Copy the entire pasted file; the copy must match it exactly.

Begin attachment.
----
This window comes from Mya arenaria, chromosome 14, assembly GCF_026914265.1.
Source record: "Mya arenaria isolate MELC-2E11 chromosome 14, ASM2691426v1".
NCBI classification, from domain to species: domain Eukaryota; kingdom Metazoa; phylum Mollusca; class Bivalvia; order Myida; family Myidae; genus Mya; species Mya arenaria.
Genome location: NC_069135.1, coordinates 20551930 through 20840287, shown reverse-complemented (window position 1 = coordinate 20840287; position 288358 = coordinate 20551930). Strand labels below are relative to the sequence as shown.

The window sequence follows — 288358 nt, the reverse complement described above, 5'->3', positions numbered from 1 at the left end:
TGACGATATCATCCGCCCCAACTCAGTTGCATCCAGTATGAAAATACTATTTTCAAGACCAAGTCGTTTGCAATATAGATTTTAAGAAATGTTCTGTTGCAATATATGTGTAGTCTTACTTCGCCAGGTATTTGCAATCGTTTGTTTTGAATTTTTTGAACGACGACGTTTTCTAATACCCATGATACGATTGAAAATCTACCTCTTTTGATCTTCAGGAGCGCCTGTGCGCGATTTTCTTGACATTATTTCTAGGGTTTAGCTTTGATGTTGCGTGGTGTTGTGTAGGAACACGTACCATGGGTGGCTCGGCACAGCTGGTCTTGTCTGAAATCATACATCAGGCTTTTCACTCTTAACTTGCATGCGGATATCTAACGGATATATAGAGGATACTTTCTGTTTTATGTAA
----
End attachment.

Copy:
This window comes from Mya arenaria, chromosome 14, assembly GCF_026914265.1.
Source record: "Mya arenaria isolate MELC-2E11 chromosome 14, ASM2691426v1".
NCBI classification, from domain to species: domain Eukaryota; kingdom Metazoa; phylum Mollusca; class Bivalvia; order Myida; family Myidae; genus Mya; species Mya arenaria.
Genome location: NC_069135.1, coordinates 20551930 through 20840287, shown reverse-complemented (window position 1 = coordinate 20840287; position 288358 = coordinate 20551930). Strand labels below are relative to the sequence as shown.

The window sequence follows — 288358 nt, the reverse complement described above, 5'->3', positions numbered from 1 at the left end:
TGACGATATCATCCGCCCCAACTCAGTTGCATCCAGTATGAAAATACTATTTTCAAGACCAAGTCGTTTGCAATATAGATTTTAAGAAATGTTCTGTTGCAATATATGTGTAGTCTTACTTCGCCAGGTATTTGCAATCGTTTGTTTTGAATTTTTTGAACGACGACGTTTTCTAATACCCATGATACGATTGAAAATCTACCTCTTTTGATCTTCAGGAGCGCCTGTGCGCGATTTTCTTGACATTATTTCTAGGGTTTAGCTTTGATGTTGCGTGGTGTTGTGTAGGAACACGTACCATGGGTGGCTCGGCACAGCTGGTCTTGTCTGAAATCATACATCAGGCTTTTCACTCTTAACTTGCATGCGGATATCTAACGGATATATAGAGGATACTTTCTGTTTTATGTAA